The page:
As one of the fastest-growing cities in the UK, Leeds has an economy worth £18bn which has grown at a rate of almost 40% in the past decade.
Leeds City Council has set out its ambition to become the best city in the UK, with good growth and sustainable development at the heart of this. Leeds aims to be a welcoming and compassionate city with a strong economy offering opportunities for all.
Housing is a key element of this ambition, and the council is firmly committed to working in partnership with developers, housebuilders and stakeholders to meet housing need now and into the future in a planned and sustainable way.
Developing brownfield land is at the core of Leeds’ ambition
Building on its proud tradition of being among the birthplaces of the industrial revolution, Leeds has considerable brownfield capacity and the development plan for the city has a clear brownfield-first policy.
The statistics back up this policy as since 2004 more than 75% of all new housing in the city has been on brownfield land. This is continuing with the adopted Leeds Core Strategy.
The council is working to deliver more than 40,000 new homes on brownfield land by 2028, taking an innovative and flexible approach including using its own land to work with developers to bring vacant sites and buildings to the market for new housing developments, as well as supporting wider investment including a groundbreaking natural flood management scheme.
As well as working with volume housebuilders, the council has also created a private sector acceleration programme which has assisted small and medium enterprises deliver 28 previously stalled brownfield sites creating 1,889 new housing units.
Reflecting its proud history there are more than 3,000 listed buildings in Leeds so developing these brownfield sites requires a varied and flexible approach. This is paying off though as the council has worked with developer JM Construction to refurbish the historic Grade II and II* Listed -Hunslet and Victoria Mills which had laid vacant for more than 30 years. Once complete, 300 new apartments will have been delivered on the edge of the city centre.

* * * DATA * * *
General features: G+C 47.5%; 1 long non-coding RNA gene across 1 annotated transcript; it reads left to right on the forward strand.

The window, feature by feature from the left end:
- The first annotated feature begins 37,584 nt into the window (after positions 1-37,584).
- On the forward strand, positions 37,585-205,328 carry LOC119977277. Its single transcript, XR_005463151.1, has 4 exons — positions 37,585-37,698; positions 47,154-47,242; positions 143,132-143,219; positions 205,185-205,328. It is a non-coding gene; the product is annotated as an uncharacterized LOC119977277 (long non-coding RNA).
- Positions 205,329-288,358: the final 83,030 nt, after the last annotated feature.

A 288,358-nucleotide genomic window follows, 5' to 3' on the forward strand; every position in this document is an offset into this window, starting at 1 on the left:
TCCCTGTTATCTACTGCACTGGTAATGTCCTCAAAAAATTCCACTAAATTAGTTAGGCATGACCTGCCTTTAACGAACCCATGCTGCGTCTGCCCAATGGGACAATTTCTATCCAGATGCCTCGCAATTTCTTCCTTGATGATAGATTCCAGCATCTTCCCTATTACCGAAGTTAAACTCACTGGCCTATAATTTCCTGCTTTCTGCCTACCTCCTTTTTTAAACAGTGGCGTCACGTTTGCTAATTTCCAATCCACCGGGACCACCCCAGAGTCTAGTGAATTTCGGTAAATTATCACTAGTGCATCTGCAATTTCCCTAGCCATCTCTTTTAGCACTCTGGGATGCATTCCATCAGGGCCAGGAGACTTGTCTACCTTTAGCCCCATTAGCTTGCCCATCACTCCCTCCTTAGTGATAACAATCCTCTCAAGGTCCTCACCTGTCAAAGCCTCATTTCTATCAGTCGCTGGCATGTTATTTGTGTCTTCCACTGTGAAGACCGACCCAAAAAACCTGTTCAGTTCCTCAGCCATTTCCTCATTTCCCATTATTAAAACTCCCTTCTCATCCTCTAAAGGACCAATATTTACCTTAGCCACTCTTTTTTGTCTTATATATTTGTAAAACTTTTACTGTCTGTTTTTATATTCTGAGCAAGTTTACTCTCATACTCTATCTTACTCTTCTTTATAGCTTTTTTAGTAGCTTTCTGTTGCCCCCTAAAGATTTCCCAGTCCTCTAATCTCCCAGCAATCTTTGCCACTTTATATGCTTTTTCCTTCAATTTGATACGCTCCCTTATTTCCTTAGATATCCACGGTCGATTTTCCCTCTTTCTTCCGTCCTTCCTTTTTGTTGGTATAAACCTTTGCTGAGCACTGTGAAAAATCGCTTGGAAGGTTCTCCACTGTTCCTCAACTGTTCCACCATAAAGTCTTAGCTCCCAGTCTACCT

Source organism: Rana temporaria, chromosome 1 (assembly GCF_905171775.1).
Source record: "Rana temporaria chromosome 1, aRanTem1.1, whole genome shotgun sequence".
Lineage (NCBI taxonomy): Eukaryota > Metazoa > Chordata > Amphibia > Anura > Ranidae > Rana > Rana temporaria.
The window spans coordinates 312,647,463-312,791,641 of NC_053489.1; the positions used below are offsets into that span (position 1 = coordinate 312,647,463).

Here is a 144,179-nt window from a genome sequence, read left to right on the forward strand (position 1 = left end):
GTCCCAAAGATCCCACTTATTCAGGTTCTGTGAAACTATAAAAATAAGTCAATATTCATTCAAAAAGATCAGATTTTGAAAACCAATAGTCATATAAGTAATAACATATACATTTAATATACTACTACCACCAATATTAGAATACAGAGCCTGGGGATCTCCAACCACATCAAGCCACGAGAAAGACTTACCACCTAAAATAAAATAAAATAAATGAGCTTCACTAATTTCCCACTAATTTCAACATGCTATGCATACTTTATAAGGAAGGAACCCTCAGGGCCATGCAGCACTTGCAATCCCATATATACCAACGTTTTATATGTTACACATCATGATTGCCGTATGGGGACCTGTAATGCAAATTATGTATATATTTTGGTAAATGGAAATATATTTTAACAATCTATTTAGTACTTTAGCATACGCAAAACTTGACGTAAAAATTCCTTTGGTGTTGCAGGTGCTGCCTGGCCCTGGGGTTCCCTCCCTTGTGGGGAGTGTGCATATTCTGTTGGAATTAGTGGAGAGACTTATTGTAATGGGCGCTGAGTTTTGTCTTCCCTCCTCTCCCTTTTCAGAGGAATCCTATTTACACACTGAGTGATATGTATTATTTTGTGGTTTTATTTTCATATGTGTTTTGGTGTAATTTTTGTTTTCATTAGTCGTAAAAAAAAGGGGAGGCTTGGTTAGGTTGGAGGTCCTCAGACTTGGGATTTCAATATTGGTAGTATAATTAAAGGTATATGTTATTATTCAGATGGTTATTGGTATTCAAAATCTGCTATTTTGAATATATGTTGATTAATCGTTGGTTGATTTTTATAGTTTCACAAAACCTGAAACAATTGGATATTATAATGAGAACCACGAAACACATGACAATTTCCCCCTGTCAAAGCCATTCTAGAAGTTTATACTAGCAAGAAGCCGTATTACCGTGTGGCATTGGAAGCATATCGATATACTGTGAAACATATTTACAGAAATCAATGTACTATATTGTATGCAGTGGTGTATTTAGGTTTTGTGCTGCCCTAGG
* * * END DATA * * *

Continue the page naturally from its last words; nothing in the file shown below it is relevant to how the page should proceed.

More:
The jewel in the city’s economic future is South Bank Leeds – a 253 hectare brownfield area which will double the size and economy of the city centre, delivering more than 8,000 new homes and 35,000 jobs. -Significant progress has already been achieved, including a groundbreaking community-led sustainable housing scheme on the River Aire led by CITU.
Significant work has also gone into maximising the development and growth opportunities around the remodelling of Leeds station and the arrivals of HS2 and Northern Powerhouse Rail, not just for Leeds but for the wider Leeds City Region economy.
Leeds’ rapid economic growth is to be welcomed but with that comes significant challenges as to how best support it and provide the new homes needed.
In Leeds we are firmly committed to a brownfield-first planning policy, not only to protect our green belt but to ensure we use sustainable regeneration as the means of unlocking the city’s economic potential.
We have a positive working relationship with volume housebuilders, but we are flexible enough to know we need to continue looking for innovative ways of making such areas appealing for other developers too, be they institutional investors or SMEs or niche companies such as CITU focusing on sustainable eco-housing.
Keeping the balance right in the city centre in terms of private rental accommodation is something we are working very hard on, and the potential of the South Bank is enormous for decades to come so it too is at the core of our thinking as we get on with preparing for the remodelling of Leeds station and the opportunities high-speed rail will offer.
Richard Lewis (Lab), executive member for regeneration, transport and planning, Leeds City Council
Developing brownfield land is at the core of Leeds' ambition